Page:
She added that "The strength of an inference cannot be decided in a vacuum. The inquiry is inherently comparative: How likely is it that one conclusion, as compared to others, follows from the underlying facts? To determine whether the plaintiff has alleged facts that give rise to the requisite ``strong inference´´ of scienter, a court must consider plausible nonculpable explanations for the defendant’s conduct, as well as inferences favoring the plaintiff. The inference that the defendant acted with scienter need not be irrefutable, i.e., of the ``smoking-gun´´ genre, or even the ``most plausible of competing inferences,´´".
Scalia wrote a concurring opinion. He too favored vacating the Court of Appeals. However, he would have set an even higher standard. He wrote, "I fail to see how an inference that is merely ``at least as compelling as any opposing inference,´´ ... can conceivably be called what the statute here at issue requires: a ``strong inference,´´".
Finally, Ginsburg wrote, "Yet the inference of scienter must be more than merely ``reasonable´´ or ``permissible´´ -- it must be cogent and compelling, thus strong in light of other explanations. A complaint will survive, we hold, only if a reasonable person would deem the inference of scienter cogent and at least as compelling as any opposing inference one could draw from the facts alleged."
7th Amendment Right to Jury Trial. Justice Ginsburg wrote that setting a different standard (strong inference) at the pleading stage than at the jury verdict stage (preponderance of the evidence) does not violate the 7th Amendment right to trial by jury. Plaintiff's counsel had raised this argument, and several Justices asked questions about, and debated, this issue at oral argument in March.
The 7th Amendment to the Constitution provides, in full, that "In suits at common law, where the value in controversy shall exceed twenty dollars, the right of trial by jury shall be preserved, and no fact tried by a jury shall be otherwise re-examined in any Court of the United States, than according to the rules of common law."
Ginsburg wrote in the Court's opinion that "A court's comparative assessment of plausible inferences, while constantly assuming the plaintiff's allegations to be true, we think it plain, does not impinge upon the Seventh Amendment right to jury trial."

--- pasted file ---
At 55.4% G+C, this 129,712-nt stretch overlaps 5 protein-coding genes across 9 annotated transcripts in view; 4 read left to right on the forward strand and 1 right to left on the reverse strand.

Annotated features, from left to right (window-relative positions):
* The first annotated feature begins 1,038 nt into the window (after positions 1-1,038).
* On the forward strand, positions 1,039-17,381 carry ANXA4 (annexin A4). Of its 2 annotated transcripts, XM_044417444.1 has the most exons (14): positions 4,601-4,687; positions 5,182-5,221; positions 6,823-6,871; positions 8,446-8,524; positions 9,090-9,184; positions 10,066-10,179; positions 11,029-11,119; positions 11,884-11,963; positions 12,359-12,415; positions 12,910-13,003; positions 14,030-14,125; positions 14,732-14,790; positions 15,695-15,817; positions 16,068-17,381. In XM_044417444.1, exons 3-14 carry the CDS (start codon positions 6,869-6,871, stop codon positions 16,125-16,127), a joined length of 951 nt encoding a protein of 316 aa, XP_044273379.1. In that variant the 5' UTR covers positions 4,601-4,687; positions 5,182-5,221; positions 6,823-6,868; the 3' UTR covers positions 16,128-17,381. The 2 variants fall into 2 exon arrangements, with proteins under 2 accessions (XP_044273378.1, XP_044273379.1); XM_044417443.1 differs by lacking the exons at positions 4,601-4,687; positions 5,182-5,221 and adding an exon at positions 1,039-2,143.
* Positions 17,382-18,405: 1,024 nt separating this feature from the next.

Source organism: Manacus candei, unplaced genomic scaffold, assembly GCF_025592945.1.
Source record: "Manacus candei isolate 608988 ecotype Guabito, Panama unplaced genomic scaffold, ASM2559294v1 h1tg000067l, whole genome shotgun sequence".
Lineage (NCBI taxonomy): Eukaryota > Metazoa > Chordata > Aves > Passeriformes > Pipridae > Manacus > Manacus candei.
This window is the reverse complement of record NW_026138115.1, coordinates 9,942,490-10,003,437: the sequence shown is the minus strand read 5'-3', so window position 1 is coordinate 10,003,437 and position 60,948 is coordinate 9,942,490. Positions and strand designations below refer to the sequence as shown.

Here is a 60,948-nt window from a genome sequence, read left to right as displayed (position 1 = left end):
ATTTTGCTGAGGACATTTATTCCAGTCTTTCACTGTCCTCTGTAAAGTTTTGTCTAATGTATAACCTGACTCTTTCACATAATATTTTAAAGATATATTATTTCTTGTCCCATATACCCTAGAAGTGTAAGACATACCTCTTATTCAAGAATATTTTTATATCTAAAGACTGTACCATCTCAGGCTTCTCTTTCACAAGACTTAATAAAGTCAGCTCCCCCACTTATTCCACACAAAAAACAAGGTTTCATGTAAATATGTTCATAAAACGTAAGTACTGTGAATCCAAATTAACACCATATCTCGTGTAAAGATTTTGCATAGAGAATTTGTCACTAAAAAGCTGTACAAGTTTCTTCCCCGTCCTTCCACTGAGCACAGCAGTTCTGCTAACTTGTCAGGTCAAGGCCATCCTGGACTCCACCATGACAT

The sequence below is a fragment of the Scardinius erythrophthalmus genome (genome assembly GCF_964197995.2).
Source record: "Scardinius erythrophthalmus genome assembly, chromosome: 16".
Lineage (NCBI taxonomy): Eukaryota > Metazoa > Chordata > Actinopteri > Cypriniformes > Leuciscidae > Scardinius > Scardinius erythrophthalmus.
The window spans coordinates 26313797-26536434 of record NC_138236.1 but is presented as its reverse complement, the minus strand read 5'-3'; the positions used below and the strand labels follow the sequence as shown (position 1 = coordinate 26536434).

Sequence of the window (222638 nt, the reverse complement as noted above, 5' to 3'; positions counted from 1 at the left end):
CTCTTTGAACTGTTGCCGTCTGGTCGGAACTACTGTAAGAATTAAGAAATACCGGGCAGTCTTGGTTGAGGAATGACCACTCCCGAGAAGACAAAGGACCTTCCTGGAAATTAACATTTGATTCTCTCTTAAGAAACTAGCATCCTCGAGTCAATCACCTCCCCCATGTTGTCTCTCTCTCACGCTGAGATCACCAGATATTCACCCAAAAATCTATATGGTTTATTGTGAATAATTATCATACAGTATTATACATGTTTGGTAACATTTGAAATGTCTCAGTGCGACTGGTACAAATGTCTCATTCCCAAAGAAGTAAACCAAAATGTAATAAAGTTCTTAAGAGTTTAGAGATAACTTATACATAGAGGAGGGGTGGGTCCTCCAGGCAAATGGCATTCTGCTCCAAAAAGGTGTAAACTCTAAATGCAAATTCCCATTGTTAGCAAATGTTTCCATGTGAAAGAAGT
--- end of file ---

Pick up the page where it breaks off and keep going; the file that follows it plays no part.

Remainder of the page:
She continued that "Congress, as creator of federal statutory claims, has power to prescribe what must be pleaded to state the claim, just as it has power to determine what must be proved to prevail on the merits. It is the federal lawmaker’s prerogative, therefore, to allow, disallow, or shape the contours of -- including the pleading and proof requirements for -- §10(b) private actions. No decision of this Court questions that authority in general, or suggests, in particular, that the Seventh Amendment inhibits Congress from establishing whatever pleading requirements it finds appropriate for federal statutory claims."
She also wrote that "under our construction of the ``strong inference´´ standard, a plaintiff is not forced to plead more than she would be required to prove at trial."
Justice Breyer argued at oral argument in March that "I don't see a way of avoiding this 7th Amendment problem". Ginsburg argued in March that the PSLRA requires "stating two different claims" -- one for pleading, and the other for the jury. She said she knew of no other type of case where this exists. In the end, Justices Ginsburg and Breyer overcame their 7th Amendment scruples.
Delegation of Legislative Authority to the Judiciary. When faced with opposing alternatives for statutory language, neither of which can garner enough votes for enactment, members of Congress sometimes compromise by drafting vague intermediate language that inevitably leads to protracted litigation, and a court made law. Arguably, such was the case with the "strong inference" language of the PSLRA.